Review: Re-Animator: The Musical

Edinburgh Festival Fringe until August 27

Herbert West is a medical pioneer… it’s just that his theories are a bit too out there for ‘straight’ medical science…

Based on the well-remembered 1985 cult movie, Re-Animator: The Musical is an almost scene-for-scene adaptation for the stage directed by the movie’s helmer Stuart Gordon. Following successful runs in Los Angeles and New York, the show is now currently drenching Edinburgh Fringe audiences in gore and grue…

The original movie helped launch the career of Jeffrey Combs and it still has a huge cult following, partly due to the insane H. P. Lovecraft-inspired story and the effective pre-CGI animatronic and theatrical effects. Stuart Gordon, who directed both the original movie and this brilliant stage version, has admitted that the switch from screen to stage was simple as the movie used tried-and-tested theatrical techniques for many of its effects.

The biggest name in the cast is George Wendt, Norm of Cheers fame, who plays Dean Halsey, soon to become one of the victims of West’s drive to prove that his re-animation formula can successfully revive the dead (despite all the evidence to the contrary surrounding him, from aggressive undead cats to rampaging zombie corpses).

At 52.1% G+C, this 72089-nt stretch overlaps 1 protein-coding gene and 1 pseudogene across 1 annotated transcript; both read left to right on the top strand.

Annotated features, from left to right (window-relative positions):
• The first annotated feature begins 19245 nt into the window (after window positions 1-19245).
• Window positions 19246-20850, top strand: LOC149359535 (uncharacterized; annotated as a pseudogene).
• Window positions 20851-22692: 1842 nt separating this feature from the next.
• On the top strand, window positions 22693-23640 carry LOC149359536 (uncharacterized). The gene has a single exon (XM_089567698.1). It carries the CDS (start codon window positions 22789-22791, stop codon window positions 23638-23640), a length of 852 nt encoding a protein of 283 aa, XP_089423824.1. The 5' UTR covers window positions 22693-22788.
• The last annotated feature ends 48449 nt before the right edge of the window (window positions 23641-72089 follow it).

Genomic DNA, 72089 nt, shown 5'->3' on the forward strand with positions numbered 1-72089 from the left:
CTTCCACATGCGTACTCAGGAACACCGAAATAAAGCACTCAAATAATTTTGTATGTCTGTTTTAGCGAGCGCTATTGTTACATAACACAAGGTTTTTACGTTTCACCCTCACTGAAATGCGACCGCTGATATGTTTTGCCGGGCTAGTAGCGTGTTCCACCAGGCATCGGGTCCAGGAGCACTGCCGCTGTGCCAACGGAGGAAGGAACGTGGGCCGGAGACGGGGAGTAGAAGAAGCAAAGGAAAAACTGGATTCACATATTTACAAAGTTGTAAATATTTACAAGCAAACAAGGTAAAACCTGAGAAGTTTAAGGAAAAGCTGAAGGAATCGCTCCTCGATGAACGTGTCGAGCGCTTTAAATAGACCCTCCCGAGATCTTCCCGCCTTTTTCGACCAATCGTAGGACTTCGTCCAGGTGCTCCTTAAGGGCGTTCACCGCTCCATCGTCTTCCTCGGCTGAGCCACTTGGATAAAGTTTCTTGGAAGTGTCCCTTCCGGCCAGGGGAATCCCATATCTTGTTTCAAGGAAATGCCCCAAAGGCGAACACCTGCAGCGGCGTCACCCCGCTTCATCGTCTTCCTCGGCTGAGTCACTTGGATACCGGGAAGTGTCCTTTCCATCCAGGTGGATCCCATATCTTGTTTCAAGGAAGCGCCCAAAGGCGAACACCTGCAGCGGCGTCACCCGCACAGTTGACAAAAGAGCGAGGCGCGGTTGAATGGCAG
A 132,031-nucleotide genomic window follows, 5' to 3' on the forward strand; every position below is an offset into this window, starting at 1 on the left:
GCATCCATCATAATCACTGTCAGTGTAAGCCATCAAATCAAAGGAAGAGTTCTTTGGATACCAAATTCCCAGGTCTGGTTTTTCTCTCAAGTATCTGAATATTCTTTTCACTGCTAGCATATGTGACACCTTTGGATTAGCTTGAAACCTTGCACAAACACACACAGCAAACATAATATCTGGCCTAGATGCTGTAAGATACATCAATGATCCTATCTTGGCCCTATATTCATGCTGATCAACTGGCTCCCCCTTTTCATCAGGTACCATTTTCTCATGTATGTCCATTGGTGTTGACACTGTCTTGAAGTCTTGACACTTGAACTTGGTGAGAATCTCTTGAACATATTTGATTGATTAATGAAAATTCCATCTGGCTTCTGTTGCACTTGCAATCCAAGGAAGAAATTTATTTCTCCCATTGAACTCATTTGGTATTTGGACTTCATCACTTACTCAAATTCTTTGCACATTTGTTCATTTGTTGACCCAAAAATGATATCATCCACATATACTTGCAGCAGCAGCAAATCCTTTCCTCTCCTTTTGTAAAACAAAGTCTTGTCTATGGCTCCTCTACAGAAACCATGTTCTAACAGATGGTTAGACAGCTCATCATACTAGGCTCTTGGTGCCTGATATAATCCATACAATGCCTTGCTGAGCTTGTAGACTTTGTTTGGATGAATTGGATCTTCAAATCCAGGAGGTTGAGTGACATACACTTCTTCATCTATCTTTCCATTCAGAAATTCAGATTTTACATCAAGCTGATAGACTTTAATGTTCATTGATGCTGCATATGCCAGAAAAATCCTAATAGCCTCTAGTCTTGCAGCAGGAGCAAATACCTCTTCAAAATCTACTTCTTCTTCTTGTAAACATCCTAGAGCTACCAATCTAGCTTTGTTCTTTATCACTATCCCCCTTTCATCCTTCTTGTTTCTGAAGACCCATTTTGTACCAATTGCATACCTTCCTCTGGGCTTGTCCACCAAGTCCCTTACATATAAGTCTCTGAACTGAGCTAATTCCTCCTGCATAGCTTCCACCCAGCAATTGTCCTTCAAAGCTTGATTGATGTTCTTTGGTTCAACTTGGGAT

Featuring inventive use of a single doorway on stage, a lively cast sing and dance their way through a ridiculously gore-drenched tale of medical malpractice. There’s a ‘splash zone’ taking in the first three-to-four rows of the George Square Theatre where only the foolhardy should venture, as they’re likely to be covered in blood, guts and vomit (all suitably fake, of course!)…

It’s a wild ride and makes for a great piece of late-night theatre, especially if the audience features one of two Re-Animator fans: it would take a real curmudgeon not to get caught up in the hilarious spoofing of B-movie tropes and musical theatre.

Verdict: The blood, sweat and tears show… literally!

Re-Animator: The Musical: 8/10

Brian J. Robb

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